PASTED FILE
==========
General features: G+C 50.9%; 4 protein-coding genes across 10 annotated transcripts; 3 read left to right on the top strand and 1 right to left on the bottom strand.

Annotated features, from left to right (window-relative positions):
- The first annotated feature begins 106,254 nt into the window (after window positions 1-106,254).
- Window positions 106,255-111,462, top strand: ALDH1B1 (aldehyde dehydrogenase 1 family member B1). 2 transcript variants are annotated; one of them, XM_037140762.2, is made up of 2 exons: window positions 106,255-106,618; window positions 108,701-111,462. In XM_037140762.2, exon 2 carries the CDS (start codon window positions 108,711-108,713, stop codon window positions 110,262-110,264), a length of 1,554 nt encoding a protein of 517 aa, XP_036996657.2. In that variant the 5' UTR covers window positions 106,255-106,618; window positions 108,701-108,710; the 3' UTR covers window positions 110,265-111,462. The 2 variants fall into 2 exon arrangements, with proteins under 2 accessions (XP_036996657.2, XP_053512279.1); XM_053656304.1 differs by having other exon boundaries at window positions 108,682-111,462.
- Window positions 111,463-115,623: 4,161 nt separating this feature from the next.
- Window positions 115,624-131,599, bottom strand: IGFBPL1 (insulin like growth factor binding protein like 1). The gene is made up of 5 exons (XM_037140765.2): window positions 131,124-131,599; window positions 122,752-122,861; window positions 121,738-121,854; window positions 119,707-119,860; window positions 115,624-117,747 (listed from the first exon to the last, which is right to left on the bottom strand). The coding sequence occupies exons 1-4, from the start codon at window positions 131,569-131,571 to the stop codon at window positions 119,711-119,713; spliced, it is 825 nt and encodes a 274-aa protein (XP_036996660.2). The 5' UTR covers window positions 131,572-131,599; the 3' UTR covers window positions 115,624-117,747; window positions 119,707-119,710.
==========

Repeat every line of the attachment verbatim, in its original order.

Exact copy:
General features: G+C 50.9%; 4 protein-coding genes across 10 annotated transcripts; 3 read left to right on the top strand and 1 right to left on the bottom strand.

Annotated features, from left to right (window-relative positions):
- The first annotated feature begins 106,254 nt into the window (after window positions 1-106,254).
- Window positions 106,255-111,462, top strand: ALDH1B1 (aldehyde dehydrogenase 1 family member B1). 2 transcript variants are annotated; one of them, XM_037140762.2, is made up of 2 exons: window positions 106,255-106,618; window positions 108,701-111,462. In XM_037140762.2, exon 2 carries the CDS (start codon window positions 108,711-108,713, stop codon window positions 110,262-110,264), a length of 1,554 nt encoding a protein of 517 aa, XP_036996657.2. In that variant the 5' UTR covers window positions 106,255-106,618; window positions 108,701-108,710; the 3' UTR covers window positions 110,265-111,462. The 2 variants fall into 2 exon arrangements, with proteins under 2 accessions (XP_036996657.2, XP_053512279.1); XM_053656304.1 differs by having other exon boundaries at window positions 108,682-111,462.
- Window positions 111,463-115,623: 4,161 nt separating this feature from the next.
- Window positions 115,624-131,599, bottom strand: IGFBPL1 (insulin like growth factor binding protein like 1). The gene is made up of 5 exons (XM_037140765.2): window positions 131,124-131,599; window positions 122,752-122,861; window positions 121,738-121,854; window positions 119,707-119,860; window positions 115,624-117,747 (listed from the first exon to the last, which is right to left on the bottom strand). The coding sequence occupies exons 1-4, from the start codon at window positions 131,569-131,571 to the stop codon at window positions 119,711-119,713; spliced, it is 825 nt and encodes a 274-aa protein (XP_036996660.2). The 5' UTR covers window positions 131,572-131,599; the 3' UTR covers window positions 115,624-117,747; window positions 119,707-119,710.